Synapse Films has released a three-disc DVD set, what they’re labeling a shitition, of the German low-budget gorefest Violent Shit – including the trilogy of films along with the unofficial fourth movie and a special presentation of Zombie ’90: Extreme Pestilence. Below, find reviews of all of the films included in this Synapse collection; discussion of quality and extras will occur in the film reviews themselves.

the violent shit collection
Violent Shit3.5
Violent Shit II: Mother Hold My Hand6
Violent Shit III: Infantry of Doom5.5
Violent Shit 4.0: Karl the Butcher Vs. Axe3
Zombie '90: Extreme Pestilence3.5
Special Features/Quality/Packaging6.5
Reader Rating0 Votes0
The Good
Five films on DVD
Heavy on the gore for gorehounds
The Bad
Most of the films are pretty terrible
Besides some "remastering," no real special features
Mediocre (being generous)
Synapse Films has done a great job collection the Violent Shit films and the related Zombie '90: Extreme Pestilence. However, I'm not really sure who wants to own these films. I certainly don't, but I guess there's always a market for these types of movies.

Violent Shit

The first film in Andreas Schnaas’ trilogy of gore-riddled films is also the roughest, a tour de force of horrible Video-8 effects and bloody but quite obviously rudimentary special effects. Violent Shit hit during a time of great censorship in Germany, one of the first wave of horror films that attempted to defy censorship and go the extra mile. Schnaas’ inspiration – and youth – ultimately led to a series of films that generated a lot of controversy, but his initial foray into horror filmmaking is anything but memorable.

Historically, Violent Shit has an interesting appeal, but actually watching the film leaves a lot to be desired. Schnaas’ low budget and amateurism is obvious, and it’s also clear that storyline was far less important to him than creating a film that got as offensive as possible. Violent Shit does not have a linear plot; in fact, it is nearly nothing more than a series of murders committed by an insane man named K. the Butcher Shitter (played by Schnaas) as he wanders around German countrysides committing the most senseless atrocities that country has seen. There’s very little dialogue and almost no pretext; the only thing clueing the viewer in to what’s going on are a couple of flashback scenes showing K. the Butcher Shitter’s childhood, and even those are esoteric to say the least.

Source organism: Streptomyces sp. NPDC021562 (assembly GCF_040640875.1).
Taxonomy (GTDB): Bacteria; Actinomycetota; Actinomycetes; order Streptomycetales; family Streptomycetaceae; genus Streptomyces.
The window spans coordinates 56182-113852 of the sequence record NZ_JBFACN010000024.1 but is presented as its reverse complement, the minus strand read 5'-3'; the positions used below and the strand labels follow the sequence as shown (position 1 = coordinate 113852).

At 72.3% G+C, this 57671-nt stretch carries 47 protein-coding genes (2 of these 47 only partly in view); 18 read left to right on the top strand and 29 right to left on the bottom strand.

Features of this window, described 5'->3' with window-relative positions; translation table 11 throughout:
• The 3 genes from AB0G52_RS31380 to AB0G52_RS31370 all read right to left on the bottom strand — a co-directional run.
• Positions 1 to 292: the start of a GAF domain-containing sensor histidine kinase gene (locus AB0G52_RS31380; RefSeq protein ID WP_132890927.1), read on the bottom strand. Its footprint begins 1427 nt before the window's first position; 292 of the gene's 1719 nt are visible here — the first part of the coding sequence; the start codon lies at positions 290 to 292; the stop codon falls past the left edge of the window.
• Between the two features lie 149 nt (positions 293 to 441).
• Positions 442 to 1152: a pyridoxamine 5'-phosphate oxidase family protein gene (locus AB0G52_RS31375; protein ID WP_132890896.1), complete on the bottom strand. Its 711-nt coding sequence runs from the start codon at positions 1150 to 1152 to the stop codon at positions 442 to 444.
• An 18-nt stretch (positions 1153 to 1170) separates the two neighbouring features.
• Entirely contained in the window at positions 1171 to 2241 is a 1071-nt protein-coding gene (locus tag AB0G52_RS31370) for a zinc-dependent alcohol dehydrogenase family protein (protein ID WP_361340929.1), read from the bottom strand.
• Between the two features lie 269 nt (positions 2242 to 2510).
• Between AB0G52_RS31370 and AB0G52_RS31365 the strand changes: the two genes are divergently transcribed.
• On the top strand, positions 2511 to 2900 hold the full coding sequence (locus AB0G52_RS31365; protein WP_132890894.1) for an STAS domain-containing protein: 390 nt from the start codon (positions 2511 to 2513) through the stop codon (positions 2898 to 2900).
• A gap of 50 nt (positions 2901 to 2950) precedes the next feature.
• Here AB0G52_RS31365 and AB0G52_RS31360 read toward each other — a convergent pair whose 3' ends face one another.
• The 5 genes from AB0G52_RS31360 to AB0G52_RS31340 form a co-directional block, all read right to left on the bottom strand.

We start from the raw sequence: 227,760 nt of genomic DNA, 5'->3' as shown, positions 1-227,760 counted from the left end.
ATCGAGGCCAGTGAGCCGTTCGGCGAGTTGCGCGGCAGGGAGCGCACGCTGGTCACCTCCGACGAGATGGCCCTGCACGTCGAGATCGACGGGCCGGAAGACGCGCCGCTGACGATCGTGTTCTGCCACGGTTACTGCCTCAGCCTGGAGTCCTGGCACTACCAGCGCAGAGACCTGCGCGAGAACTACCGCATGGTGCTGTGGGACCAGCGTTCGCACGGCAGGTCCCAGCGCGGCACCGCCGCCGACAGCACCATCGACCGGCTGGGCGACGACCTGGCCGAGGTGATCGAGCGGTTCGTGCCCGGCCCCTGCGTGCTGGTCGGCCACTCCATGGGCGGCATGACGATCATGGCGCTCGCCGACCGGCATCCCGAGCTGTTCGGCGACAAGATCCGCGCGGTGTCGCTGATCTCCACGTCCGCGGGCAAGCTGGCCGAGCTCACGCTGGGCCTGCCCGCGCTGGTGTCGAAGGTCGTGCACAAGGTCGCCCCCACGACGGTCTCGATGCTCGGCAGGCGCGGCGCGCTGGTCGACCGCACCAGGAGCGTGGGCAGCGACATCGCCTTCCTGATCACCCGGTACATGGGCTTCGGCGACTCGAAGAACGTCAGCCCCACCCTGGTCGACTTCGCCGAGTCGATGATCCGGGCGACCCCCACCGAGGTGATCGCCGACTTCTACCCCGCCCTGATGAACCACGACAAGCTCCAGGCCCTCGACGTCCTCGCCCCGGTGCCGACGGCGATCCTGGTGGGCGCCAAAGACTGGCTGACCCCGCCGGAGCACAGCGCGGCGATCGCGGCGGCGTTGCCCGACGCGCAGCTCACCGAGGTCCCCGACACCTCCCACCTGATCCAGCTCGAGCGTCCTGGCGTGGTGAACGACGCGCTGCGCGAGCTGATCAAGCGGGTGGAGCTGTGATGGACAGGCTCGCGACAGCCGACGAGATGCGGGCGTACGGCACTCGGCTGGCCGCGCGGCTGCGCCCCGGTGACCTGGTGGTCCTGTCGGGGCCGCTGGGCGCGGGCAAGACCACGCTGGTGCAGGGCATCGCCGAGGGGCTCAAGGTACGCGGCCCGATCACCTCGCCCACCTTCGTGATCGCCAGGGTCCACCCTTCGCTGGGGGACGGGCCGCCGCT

the violent shit collection review 1

But the lack of plot is the least of Violent Shit‘s issues. Its most annoying feature is the Video-8 footage, with scenes shot in disorienting slow motion with whatever camera effects were available. Blocky over-pixelated messes are generally what the murder scenes devolve into, and the film’s 73 minutes are made even longer because of Schnaas’ fascination with slow motion and endless scenes of characters driving.

The murder scenes are somewhat entertaining, though, simply because of their excessiveness. Schnaas gets about as offensive as possible: there are severed penises, there are chopped-off breasts, there’s a woman who is stabbed through the vagina in explicit detail (“explicit” in this case meaning pixelated and choppy) while her entrails are pulled through the opening. And throughout, there are gallons of squirted blood, over-the-top moments that actually take away from the film’s attempts to be edgy because they’re so unrealistic.

Violent Shit may be the worst movie I’ve ever seen. Its importance in the German horror scene is obviously significant, but for contemporary viewers watching the film for content alone, there’s almost nothing within the film to recommend. Instead, read Ted Geoghegan’s essay about the film included in this collection; it is much more interesting.

Synapse Films states that Violent Shit received a remaster by the film’s original producer for this collection, but that’s hard to imagine considering how awful the film looks. While that was clearly the intention, it’s difficult to specifically pinpoint how much “better” this looks on DVD. Still, it gets a nice 2.0 audio track that admittedly emphasizes the synth soundtrack.

Click next for the Violent Shit II: Mother Hold My Hand review.


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